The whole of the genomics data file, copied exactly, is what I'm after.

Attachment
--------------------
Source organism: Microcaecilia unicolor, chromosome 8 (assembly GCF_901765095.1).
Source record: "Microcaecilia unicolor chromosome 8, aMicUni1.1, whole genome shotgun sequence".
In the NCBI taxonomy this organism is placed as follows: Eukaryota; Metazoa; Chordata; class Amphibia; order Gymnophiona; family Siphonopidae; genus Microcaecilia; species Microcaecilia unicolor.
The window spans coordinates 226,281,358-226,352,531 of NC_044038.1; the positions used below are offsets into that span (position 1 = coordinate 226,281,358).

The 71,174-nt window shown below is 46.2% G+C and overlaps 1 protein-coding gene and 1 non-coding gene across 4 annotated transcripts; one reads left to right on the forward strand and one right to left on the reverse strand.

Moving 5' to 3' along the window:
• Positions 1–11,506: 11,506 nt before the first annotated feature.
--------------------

Source organism: Microcaecilia unicolor, chromosome 8 (assembly GCF_901765095.1).
Source record: "Microcaecilia unicolor chromosome 8, aMicUni1.1, whole genome shotgun sequence".
In the NCBI taxonomy this organism is placed as follows: Eukaryota; Metazoa; Chordata; class Amphibia; order Gymnophiona; family Siphonopidae; genus Microcaecilia; species Microcaecilia unicolor.
The window spans coordinates 226,281,358-226,352,531 of NC_044038.1; the positions used below are offsets into that span (position 1 = coordinate 226,281,358).

The 71,174-nt window shown below is 46.2% G+C and overlaps 1 protein-coding gene and 1 non-coding gene across 4 annotated transcripts; one reads left to right on the forward strand and one right to left on the reverse strand.

Moving 5' to 3' along the window:
• Positions 1–11,506: 11,506 nt before the first annotated feature.